Trinity on Trial An in-depth examination of Trinitarian doctrine
The Divine Nature Fallacy


Just as we have borne the image of the man of dust, we shall also bear the image of the man of heaven. (1 Corinthians 15:49).

One of the false premises of Trinitarian doctrine involves the idea that if Jesus has a divine nature then this would prove he is "God" by identity. This fallacy of equating what Jesus is to who Jesus is constitutes the the basic premise of the Trinitarian model. In Trinitarianism, it is argued that since the Father, the Son, and the Holy Spirit all have a divine nature, they are all therefore "God" and the oneness of unity between these three rests on the premise that they all have one divine nature. The oneness of God is that divine nature.

However, this premise is demonstrated to be obviously false when it is realized that all believers are sharers in the divine nature even now and will be even moreso in their resurrected states. There are two Bible passages which reveal this quite clearly.

His divine power has granted to us all things that pertain to life and godliness, through the knowledge of him who called us to his own glory and viture, by which he has granted to us his precious and very great promises, that through these you may become partakers of the divine nature having escaped the corruption that is in the world. (2 Peter 1:4).

For in him dwells all the fullness of the deity bodily and you are made full in him. (Colossians 2:9-10).

At 2 Peter 1:4, we are told that believers are partakers (koinonos) of the divine nature. And at Colossians 2:9, Paul tells us the fullness of deity was pleased to dwell in Jesus bodily. This is the same idea expressed at Colossians 1:19 referring to the fullness of God taking u[ residence in Jesus, the firstborn of the dead, in his resurrection. The word used at Colossians 2:9 translated as "fulness" is the Greek word pleroma. The word used at Colossians 2:10 is pleroo, the verb form of the same word. So, Paul is saying that in Christ we too have this same fullness of deity. Sharing in the divine nature of God does not qualify one to be God by identity.

Theios

The word translated as "divine" at 2 Peter 1:4 is the Greek word theios. This word is also used at Acts 17:29.

Forasmuch then as we are the offspring of God, we ought not to think that the Godhead is like unto gold, or silver, or stone, graven by art and man's device. (KJV).

Being then the children of God, we ought not to think that the Divine Nature is like gold or silver or stone, an image formed by the art and thought of man. (NASB).

Being then God's offspring, we ought not to think that the Deity is like gold, or silver, or stone, a representation by the art and imagination of man. (RSV).

Being then the offspring of God, we ought not to think that the Godhead is like unto gold, or silver, or stone, graven by art and device of man. (ASV).

Being, therefore, offspring of God, we ought not to think the Godhead to be like to gold, or silver, or stone, graving of art and device of man. (Young's Literal).

Being therefore the offspring of God, we must not suppose the divinity to be like unto gold or silver or stone, the graving of art and device of man. (Douay-Rheims).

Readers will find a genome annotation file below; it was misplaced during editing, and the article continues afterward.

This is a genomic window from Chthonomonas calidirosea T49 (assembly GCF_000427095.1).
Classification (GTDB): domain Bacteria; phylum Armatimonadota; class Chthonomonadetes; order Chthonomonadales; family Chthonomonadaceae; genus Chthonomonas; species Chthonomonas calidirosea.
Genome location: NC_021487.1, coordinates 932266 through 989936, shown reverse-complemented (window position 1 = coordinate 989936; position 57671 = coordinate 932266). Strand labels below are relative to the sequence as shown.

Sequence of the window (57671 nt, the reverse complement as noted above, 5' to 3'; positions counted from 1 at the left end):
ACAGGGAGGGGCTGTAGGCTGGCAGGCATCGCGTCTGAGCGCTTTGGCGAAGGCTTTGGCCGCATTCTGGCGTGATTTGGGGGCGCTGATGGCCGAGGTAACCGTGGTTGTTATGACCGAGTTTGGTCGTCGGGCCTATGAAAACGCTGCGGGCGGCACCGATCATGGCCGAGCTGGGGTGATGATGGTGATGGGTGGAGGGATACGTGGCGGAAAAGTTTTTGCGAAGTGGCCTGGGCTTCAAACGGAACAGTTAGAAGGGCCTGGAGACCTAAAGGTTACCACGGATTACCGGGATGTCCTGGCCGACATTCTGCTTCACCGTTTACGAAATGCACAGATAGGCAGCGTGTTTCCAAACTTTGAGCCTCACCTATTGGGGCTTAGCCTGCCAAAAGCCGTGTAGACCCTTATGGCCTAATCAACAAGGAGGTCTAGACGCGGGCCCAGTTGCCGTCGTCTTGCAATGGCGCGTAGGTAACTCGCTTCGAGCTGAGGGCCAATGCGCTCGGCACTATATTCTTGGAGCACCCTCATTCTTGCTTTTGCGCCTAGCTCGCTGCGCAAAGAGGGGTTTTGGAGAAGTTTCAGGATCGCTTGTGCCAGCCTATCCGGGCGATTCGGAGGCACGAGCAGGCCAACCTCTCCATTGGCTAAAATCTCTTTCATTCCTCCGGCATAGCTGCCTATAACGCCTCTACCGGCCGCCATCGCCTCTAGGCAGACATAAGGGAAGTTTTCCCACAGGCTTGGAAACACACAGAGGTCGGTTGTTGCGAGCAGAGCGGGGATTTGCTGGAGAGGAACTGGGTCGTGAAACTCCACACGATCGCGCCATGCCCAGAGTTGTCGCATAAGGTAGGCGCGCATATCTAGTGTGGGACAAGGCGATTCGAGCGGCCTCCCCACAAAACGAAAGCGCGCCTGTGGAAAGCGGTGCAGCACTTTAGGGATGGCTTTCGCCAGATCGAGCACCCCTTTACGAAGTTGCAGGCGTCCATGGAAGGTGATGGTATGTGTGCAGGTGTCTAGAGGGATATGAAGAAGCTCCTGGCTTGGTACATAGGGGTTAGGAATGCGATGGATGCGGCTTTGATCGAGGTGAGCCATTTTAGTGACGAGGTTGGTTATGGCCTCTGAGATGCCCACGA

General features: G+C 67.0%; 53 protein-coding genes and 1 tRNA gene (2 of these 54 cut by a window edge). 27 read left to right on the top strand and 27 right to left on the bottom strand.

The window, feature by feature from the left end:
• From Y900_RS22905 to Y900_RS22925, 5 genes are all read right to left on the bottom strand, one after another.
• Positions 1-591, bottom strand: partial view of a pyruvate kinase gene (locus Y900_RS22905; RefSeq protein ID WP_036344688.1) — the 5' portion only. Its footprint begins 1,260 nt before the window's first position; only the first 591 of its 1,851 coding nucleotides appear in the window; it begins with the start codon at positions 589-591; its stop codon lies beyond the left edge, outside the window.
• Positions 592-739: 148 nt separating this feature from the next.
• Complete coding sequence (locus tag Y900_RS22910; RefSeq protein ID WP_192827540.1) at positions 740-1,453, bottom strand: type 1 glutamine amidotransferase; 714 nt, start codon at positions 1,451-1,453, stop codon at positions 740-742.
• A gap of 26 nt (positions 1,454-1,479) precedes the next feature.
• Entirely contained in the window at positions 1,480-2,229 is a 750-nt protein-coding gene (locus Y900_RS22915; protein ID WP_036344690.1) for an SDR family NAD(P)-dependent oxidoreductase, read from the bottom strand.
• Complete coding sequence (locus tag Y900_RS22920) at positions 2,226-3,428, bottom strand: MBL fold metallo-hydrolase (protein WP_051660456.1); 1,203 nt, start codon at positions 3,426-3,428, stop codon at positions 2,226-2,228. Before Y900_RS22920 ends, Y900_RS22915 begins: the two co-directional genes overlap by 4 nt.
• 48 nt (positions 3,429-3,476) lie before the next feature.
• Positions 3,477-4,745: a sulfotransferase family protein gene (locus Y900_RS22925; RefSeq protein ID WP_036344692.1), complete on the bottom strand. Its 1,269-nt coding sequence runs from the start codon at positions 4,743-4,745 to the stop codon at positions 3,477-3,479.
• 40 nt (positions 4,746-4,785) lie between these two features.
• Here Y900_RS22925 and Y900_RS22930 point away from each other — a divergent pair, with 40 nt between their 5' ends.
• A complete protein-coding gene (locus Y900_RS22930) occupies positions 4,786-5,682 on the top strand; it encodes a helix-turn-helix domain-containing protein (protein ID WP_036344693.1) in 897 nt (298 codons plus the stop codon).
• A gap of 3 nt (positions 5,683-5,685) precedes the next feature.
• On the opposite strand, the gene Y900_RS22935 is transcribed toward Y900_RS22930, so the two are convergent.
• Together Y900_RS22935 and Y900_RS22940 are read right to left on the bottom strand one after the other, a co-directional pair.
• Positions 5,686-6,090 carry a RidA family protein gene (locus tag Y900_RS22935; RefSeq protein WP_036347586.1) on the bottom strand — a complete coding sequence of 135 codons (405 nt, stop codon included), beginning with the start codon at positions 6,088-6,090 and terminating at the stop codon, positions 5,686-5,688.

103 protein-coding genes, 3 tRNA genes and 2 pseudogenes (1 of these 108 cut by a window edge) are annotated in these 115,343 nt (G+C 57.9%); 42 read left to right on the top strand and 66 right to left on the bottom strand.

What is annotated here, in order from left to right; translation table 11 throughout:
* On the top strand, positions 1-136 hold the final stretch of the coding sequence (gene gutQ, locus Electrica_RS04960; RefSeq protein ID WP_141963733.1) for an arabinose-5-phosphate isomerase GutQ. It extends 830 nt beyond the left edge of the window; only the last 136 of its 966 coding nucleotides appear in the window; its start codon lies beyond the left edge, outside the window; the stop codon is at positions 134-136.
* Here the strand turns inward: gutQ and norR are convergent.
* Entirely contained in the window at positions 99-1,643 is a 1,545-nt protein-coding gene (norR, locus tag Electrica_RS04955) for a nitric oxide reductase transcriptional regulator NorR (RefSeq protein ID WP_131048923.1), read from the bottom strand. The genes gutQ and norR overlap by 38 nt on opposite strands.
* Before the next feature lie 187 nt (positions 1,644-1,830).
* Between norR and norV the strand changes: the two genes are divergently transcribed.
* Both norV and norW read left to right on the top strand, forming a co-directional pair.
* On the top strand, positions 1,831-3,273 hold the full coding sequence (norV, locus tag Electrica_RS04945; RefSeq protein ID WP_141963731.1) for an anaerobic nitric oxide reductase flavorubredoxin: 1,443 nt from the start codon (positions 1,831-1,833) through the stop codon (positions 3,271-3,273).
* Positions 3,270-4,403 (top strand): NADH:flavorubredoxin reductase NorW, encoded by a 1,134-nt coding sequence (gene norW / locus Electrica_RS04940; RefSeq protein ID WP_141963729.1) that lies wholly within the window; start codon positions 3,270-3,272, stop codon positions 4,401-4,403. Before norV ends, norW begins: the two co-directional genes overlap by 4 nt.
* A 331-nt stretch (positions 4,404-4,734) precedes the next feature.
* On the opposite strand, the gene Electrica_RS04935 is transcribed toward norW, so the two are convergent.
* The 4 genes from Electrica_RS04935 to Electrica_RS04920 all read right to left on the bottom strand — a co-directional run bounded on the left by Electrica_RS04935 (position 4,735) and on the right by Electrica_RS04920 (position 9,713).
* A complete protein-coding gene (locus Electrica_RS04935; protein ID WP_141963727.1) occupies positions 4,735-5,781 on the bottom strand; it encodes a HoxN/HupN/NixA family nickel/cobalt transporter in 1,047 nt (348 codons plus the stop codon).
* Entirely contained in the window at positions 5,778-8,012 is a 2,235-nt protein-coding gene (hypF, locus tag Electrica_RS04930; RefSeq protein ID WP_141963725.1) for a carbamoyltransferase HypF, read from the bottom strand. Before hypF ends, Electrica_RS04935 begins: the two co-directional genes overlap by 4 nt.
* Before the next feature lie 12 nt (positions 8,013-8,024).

Since therefore we are the offspring of God, we ought not to think that the divinity is like an image fashioned from gold, silver, or stone by human art and imagination. (NAB).

Therefore since we are God's offspring, we should not think that the divine being is like gold or silver or stone--an image made by man's design and skill. (NIV).

The NASB translates this word here as "divine nature." However, the word "nature" does appear at 2 Peter 1:4 in the Greek text but it does not appear in Acts 17:29. The word theios is derived from the Greek word theos, "God." It is the adjective form of the noun theiotes used at Romans 1:20. The idea behind this word is to stress the power of the divine nature of God. It refers to the divinity of God in a more functional sense.

Theotetos

This word is distinguished from theios and theiotes in that it does not refer to the divinity of God in a functional sense but in a substantial sense. It refers to the essence of the divinity of God. This word is only used at Colossians 2:9 in the Scriptures. In that passage, Paul is referring to the fact that all the fullness of the Father's deity was pleased to take up residence in the risen Jesus. The word katoikei used in both verses means "to take up permanent residence." The idea here is that all the fullness of God the Father was pleased to take up permanent residence in the body of Jesus when he rose from the dead. Paul presents the same notion at Colossians 1:18-19 and is re-emphasizing this reality here.

The Pleroma

Paul teaches that the fullness of the divinity of God was pleased to take up residence in Jesus bodily. He then goes on to say that we too are "made full." The word used here is pleroo, the verb form of the noun pleroma used in verse 9. In other words, Paul is saying that we believers enjoy this same fullness of deity in Chirst because that fullness is in Christ and we have been made full of deity due to his fullness of deity. The idea here is that all Christians are the body of Christ and all the fullness of deity is in the body of the risen Christ. This is essentially the very same idea that Peter is indicating in his first letter, "partakers of the divine nature." This fullness of deity is simply another way of saying we have been filled with the Holy Spirit. Jesus is bodily filled with the Holy Spirit now that he is risen in a way we do not yet experience.